Bad News for Protestants

Discussion in 'CF Archive Bin' started by CloneFan65, Jul 11, 2007.

  1. CloneFan65

    CloneFan65 Well-Known Member

    Apr 11, 2006
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  2. Cyclonepride

    Cyclonepride Thought Police
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    D*mn it!:eek:o7dt: Oh well, until he walks on water, cures the blind, turns water into wine, feeds the masses with one loaf of bread, I figure I'm probably ok.
     
  3. Incyte

    Incyte Well-Known Member

    Apr 12, 2007
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    No where does it say Protestants are going to hell.

    That being said, it seems pretty arrogant of the church to take this position. However, I'm not a catholic so it's really not my place to tell the church what to do.

    This has always been the position of the catholic church I believe.
     
  4. jdoggivjc

    jdoggivjc Well-Known Member

    Sep 27, 2006
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    I'd sure love to know what copy of the Bible the pope is reading. Not one of my nor my wife's versions say anything about the attendance of a Catholic church being the key to salvation. All of ours talk about the belief of the death and resurrection of Christ and the personal acceptance of Him as your Savior. So why isn't he teaching this?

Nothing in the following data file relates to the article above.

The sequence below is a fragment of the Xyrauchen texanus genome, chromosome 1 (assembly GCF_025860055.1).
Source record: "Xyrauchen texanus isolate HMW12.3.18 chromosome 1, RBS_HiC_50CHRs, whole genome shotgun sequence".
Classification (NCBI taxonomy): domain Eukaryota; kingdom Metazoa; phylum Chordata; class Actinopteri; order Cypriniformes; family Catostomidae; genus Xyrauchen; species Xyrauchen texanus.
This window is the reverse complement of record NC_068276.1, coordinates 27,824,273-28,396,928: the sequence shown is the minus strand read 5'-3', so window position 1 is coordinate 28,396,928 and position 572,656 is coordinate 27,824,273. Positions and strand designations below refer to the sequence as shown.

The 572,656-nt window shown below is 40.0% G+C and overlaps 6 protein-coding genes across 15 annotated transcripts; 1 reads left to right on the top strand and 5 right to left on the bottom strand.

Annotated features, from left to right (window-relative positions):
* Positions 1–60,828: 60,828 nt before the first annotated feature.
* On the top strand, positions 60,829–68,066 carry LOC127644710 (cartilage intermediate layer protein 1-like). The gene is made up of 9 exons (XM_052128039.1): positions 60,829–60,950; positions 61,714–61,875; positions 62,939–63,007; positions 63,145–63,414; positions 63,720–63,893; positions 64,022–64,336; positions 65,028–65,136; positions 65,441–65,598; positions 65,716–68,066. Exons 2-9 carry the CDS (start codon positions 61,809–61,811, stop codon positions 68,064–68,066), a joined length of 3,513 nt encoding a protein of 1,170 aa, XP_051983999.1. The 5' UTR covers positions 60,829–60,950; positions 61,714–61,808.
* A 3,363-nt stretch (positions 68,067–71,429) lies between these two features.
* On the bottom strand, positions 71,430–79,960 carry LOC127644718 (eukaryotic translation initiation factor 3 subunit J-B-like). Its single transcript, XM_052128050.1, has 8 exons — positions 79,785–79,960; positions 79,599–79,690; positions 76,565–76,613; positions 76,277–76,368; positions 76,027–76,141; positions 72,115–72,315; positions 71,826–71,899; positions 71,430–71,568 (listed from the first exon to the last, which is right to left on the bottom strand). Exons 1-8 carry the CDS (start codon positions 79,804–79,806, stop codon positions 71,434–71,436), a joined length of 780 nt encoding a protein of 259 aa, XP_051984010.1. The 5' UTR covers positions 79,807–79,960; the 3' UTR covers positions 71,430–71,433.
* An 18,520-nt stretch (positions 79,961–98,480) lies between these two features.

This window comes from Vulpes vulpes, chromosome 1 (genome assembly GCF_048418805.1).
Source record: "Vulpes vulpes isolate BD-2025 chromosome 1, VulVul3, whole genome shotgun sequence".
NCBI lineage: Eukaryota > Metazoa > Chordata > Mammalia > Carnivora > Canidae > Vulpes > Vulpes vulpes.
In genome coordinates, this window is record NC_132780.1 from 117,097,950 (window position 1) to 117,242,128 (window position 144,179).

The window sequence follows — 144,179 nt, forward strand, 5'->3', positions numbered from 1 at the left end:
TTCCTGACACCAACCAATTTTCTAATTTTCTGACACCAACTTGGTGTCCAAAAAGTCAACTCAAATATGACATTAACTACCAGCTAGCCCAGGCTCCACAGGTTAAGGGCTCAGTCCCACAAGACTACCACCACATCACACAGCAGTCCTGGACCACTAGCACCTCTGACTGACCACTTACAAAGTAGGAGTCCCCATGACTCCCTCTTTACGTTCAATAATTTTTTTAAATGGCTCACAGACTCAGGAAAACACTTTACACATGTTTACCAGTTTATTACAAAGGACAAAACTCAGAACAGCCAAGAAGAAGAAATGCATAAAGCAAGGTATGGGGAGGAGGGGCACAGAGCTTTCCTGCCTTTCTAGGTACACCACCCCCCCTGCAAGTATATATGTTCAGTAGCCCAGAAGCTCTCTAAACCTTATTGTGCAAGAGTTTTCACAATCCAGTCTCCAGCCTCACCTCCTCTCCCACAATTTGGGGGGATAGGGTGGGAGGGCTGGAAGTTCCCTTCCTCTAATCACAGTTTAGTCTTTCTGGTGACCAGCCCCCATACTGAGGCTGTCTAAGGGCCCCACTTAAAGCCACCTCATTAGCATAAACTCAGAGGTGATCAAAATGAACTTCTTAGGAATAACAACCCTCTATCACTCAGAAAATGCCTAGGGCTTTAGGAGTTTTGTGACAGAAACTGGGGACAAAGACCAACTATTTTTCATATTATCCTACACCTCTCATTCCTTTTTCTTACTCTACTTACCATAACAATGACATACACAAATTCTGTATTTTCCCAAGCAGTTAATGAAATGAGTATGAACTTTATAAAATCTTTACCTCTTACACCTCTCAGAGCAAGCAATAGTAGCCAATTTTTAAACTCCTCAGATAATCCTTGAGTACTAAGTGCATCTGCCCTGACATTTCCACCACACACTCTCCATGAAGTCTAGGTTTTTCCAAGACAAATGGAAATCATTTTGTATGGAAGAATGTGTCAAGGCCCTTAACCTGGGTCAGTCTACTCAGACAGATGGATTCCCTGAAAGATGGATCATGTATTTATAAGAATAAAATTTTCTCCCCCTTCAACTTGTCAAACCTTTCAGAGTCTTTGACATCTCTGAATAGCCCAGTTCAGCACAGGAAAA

5. AirWalke

    AirWalke Well-Known Member

    Aug 7, 2006
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    Hoo boy.

    Showing this to my girlfriend (who is Catholic) almost convinced her to convert to lutheranism, but I had to talk her out of it, saying it's just the Pope's opinion, and not necessarily a core Catholic belief. :rofl8yi: Oh well, I don't believe that I'm condemned to hell just because some guy in the Vatican says so.
     
  6. isucyfan

    isucyfan Speechless